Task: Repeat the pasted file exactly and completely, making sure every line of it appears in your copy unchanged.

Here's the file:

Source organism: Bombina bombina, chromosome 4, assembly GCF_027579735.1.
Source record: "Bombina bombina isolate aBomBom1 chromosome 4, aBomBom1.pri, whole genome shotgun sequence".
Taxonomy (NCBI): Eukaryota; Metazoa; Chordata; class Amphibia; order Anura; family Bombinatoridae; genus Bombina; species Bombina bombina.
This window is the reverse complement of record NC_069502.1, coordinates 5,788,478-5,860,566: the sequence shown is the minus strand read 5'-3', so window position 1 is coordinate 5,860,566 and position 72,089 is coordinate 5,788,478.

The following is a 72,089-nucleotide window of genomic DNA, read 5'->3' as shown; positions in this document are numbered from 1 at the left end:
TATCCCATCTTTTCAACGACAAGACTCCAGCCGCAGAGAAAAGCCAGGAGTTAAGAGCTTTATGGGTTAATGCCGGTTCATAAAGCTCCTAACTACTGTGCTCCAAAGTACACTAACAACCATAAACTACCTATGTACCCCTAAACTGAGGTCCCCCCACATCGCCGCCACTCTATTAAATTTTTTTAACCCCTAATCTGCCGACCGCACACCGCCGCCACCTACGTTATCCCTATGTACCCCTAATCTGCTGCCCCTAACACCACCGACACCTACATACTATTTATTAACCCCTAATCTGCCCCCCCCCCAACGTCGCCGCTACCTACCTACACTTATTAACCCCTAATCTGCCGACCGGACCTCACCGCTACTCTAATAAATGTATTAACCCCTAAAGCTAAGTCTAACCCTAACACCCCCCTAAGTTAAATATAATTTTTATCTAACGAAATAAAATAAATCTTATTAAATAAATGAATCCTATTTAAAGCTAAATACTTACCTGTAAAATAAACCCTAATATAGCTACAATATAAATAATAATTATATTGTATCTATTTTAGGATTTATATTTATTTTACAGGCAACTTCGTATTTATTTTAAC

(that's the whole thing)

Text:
Source organism: Bombina bombina, chromosome 4, assembly GCF_027579735.1.
Source record: "Bombina bombina isolate aBomBom1 chromosome 4, aBomBom1.pri, whole genome shotgun sequence".
Taxonomy (NCBI): Eukaryota; Metazoa; Chordata; class Amphibia; order Anura; family Bombinatoridae; genus Bombina; species Bombina bombina.
This window is the reverse complement of record NC_069502.1, coordinates 5,788,478-5,860,566: the sequence shown is the minus strand read 5'-3', so window position 1 is coordinate 5,860,566 and position 72,089 is coordinate 5,788,478.

The following is a 72,089-nucleotide window of genomic DNA, read 5'->3' as shown; positions in this document are numbered from 1 at the left end:
TATCCCATCTTTTCAACGACAAGACTCCAGCCGCAGAGAAAAGCCAGGAGTTAAGAGCTTTATGGGTTAATGCCGGTTCATAAAGCTCCTAACTACTGTGCTCCAAAGTACACTAACAACCATAAACTACCTATGTACCCCTAAACTGAGGTCCCCCCACATCGCCGCCACTCTATTAAATTTTTTTAACCCCTAATCTGCCGACCGCACACCGCCGCCACCTACGTTATCCCTATGTACCCCTAATCTGCTGCCCCTAACACCACCGACACCTACATACTATTTATTAACCCCTAATCTGCCCCCCCCCCAACGTCGCCGCTACCTACCTACACTTATTAACCCCTAATCTGCCGACCGGACCTCACCGCTACTCTAATAAATGTATTAACCCCTAAAGCTAAGTCTAACCCTAACACCCCCCTAAGTTAAATATAATTTTTATCTAACGAAATAAAATAAATCTTATTAAATAAATGAATCCTATTTAAAGCTAAATACTTACCTGTAAAATAAACCCTAATATAGCTACAATATAAATAATAATTATATTGTATCTATTTTAGGATTTATATTTATTTTACAGGCAACTTCGTATTTATTTTAAC